One of the great challenges for business owners is being “top of mind” exactly when prospects either want the product or service you offer, or have a problem that your product or service can solve for them.
Think about the billions of dollars spent on billboards, television and radio commercials, print advertising, etc., just to be in the right place with the right solution at the right time. There has to be a better way, right?
What if I told you there was a tool that could put you personally in touch with a new prospect at the exact time they desperately needed you for FREE! Interested?
I’m talking about the Advanced Search function on Twitter.
Let’s say you are a handyman in New York City and you need paying customers today. Simply log into your Twitter account, go to Advanced Search and type in the word or phrase that somebody might use when looking for what you have to offer in the geographic area where you work.
In the example below, we are going to see who is “looking for a handyman” in “New York City.”
Use Twitter's Advanced Search to see who is looking for a service you offer.
Ready? Here comes the magic……
It can help you find your next customer.
There’s your next customer. Imagine how shocked Regan is going to be when you send her a tweet telling her that you’re a great handyman and you just happen to be working in her area today.
So all the people who say you can’t do anything meaningful in 140 characters—certainly not anything business-related—need to rethink that position.
Twitter search is the mother lode for live leads that can create sales for you and your business!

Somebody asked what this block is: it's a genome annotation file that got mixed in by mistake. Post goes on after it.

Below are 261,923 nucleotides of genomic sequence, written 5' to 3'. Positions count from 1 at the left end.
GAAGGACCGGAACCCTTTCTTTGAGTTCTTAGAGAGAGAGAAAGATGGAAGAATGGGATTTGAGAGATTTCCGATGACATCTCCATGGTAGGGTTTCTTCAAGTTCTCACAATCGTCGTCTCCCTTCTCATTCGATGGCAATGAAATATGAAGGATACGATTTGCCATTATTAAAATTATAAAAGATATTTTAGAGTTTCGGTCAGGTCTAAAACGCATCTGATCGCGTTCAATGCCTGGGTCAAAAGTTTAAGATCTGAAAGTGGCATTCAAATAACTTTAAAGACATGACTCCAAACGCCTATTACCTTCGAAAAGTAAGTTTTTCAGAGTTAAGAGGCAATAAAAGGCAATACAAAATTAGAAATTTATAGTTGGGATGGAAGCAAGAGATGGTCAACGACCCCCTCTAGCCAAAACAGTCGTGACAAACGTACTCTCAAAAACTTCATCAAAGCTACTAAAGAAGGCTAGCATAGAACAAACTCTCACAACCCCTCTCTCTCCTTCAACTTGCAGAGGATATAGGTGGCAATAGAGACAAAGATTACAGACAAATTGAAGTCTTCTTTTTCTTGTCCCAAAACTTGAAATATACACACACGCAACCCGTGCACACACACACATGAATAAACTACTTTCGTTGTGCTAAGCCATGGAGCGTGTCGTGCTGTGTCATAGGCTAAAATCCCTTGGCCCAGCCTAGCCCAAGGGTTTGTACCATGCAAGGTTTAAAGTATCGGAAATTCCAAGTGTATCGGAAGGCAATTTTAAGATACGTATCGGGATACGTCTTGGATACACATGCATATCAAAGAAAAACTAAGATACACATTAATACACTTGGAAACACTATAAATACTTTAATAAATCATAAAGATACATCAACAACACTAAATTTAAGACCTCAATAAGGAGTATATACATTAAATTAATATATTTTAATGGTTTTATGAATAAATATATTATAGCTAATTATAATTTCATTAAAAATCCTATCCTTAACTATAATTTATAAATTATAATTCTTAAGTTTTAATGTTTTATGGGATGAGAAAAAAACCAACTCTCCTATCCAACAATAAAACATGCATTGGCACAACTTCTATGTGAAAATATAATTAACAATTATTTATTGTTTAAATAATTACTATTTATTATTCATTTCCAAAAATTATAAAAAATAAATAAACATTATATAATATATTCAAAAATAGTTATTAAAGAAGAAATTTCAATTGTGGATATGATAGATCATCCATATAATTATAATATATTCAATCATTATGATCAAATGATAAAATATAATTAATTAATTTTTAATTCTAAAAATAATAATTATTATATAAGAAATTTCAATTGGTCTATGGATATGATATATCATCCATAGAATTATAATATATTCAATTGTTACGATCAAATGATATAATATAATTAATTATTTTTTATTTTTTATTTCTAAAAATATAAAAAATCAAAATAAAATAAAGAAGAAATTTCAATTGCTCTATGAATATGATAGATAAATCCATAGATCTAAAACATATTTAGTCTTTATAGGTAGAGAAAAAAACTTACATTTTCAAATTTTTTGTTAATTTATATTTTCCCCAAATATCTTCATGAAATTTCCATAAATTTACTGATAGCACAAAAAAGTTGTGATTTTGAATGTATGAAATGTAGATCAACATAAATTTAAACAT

Kim Garst, CEO of Boom Social.

#7: Grow By Giving Away Your Best Stuff

melonie dodaro
Melonie Dodaro
Forrester Research found that over 90% of purchasing decisions begin online. Having quality and relevant content allows your prospects to learn about you and the products/services you offer.
Many people are worried about giving away their best content for free. They are concerned it may prevent people from taking the next step and investing in their products/services. I understand this fear, but it is truly unfounded.
When your prospects see the high quality of your free content, they will be much more confident in paying for your services because they already know the great value you deliver.
Give away your best content for free. Image source: iStockphoto
When you create content, you want to think about the problems your ideal clients have and solve them with blog posts, articles, infographics, free reports, webinars, teleseminars, podcasts, etc.
Additional benefits you’ll receive include:
  • Evangelists who will recommend you to others